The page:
Sometimes the sushi places I go to refer to this as "crab stick", but I most often see it called "surimi". That's how it's packaged in Canada.

Anonymous said...

I second the plea to have the onion dressing recipe in English. Perhaps the Obachan version? Your blog is definitely my favorite! Very beautiful and inspiring.

obachan said...

Surimi means fish paste, and the crab stick is made from fish paste, so the name is not totally wrong, but the use of the word sounds kinda funny to Japanese.

Great stone face
Really? So I guess some brands still use old-fashioned artificial color… I guess (hope) lycopene is better than that.

Oh, that’s my favorite, too. Kanikama-cucumber-mayo salad! It’s so darn popular here.

Thanks for reading my blog.
About the dressing recipe -- Email me. :) If clicking on the ‘email me’ link on the sidebar does not work, right-click on it and copy+paste my email address to use it. TKS.

AHHHHHH, it’ll be great with stone crab. I really think the dressing is good for marinating seafood with some herbs of your choice.

Enjoy your exercise, and if you have questions, don’t hesitate to email me. :)

I like it that they use k instead of c to make a distinction. It is true that it’s a lot cheaper, but ours does not taste like the real crab at all, so be warned. ;)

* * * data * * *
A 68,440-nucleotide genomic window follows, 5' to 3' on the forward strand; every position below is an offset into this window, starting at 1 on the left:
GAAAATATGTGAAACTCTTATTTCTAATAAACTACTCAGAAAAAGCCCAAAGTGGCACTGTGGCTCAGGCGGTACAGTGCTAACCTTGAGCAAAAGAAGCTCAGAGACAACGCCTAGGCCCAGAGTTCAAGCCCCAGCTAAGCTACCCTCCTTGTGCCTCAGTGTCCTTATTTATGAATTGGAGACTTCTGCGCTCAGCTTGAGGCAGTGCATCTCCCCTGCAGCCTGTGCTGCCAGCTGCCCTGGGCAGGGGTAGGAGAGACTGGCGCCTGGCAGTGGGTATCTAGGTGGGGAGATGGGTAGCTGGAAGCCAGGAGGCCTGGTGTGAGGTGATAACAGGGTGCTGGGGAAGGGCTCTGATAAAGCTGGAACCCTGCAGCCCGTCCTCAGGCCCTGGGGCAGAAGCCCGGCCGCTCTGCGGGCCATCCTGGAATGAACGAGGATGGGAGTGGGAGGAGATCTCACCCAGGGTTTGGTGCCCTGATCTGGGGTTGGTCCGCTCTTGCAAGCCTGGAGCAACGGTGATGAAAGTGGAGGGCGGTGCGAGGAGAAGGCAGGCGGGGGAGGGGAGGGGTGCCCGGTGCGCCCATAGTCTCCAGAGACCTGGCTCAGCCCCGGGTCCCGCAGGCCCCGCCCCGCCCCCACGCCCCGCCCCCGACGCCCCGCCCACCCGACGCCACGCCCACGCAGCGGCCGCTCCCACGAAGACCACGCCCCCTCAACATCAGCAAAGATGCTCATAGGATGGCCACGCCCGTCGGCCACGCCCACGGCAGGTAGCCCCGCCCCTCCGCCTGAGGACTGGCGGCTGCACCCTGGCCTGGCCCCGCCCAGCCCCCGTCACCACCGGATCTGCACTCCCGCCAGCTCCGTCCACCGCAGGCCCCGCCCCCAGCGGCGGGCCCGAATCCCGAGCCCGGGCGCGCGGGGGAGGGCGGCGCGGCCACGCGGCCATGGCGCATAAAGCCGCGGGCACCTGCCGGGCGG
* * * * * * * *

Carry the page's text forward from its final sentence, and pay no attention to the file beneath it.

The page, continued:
Sounds like the artificial, fake crab meat product is all over the world, isn’t it? BTW, it’s also nice as tempura.

Anonymous commenter
Thank you for your compliment. Please email me about the recipe.

Anonymous said...

Oh, so that's how it it.... unfortunately the one I use last time didn't really even taste like fish.... seemed without taste. Thanks for informing me. ^^

Unknown said...

Thank you very much for your blogs.
This is my first post to a blog and I hope it follows the rules.
I found you while looking for Furofuki Daikon. It will take me some time to go through all your blogs!

I do not read any Japanese characters(yet).

I have found a way to get translations using Google search.

In your reference to the original Onion Dressing Japanese web site, it links to cookpad.com in Japanese. I took what looked like the title next to the picture and used that as a Google search term. Google found the page, and I chose to use the automatically translated page. This lead to:

These translations MUST used carefully. For example, the translation took what I believe to be 1.5 kilograms and incorrectly translated as 1.5 kilometers. The rest of the ingredient list looked OK.

obachan said...

Ours have this slight sweetness but no strong taste at all. Maybe that's why it can go well with almost any kind of salad dressing.

Thank you very much for sharing how to translate the post into English. Personally I love trying those online translation sites when I feel down and need a good laugh.

Another way to do it is going directly to the Japanese recipe site linked in my post, copy-pasting its URL to the "translate a web page" slot on the Google language tool site here.

Actually, I usually respond to those who emal me and ask for English translations of the recipes, but yeah, I have to admit that my translation is not as amusing/creative as google or babelfish.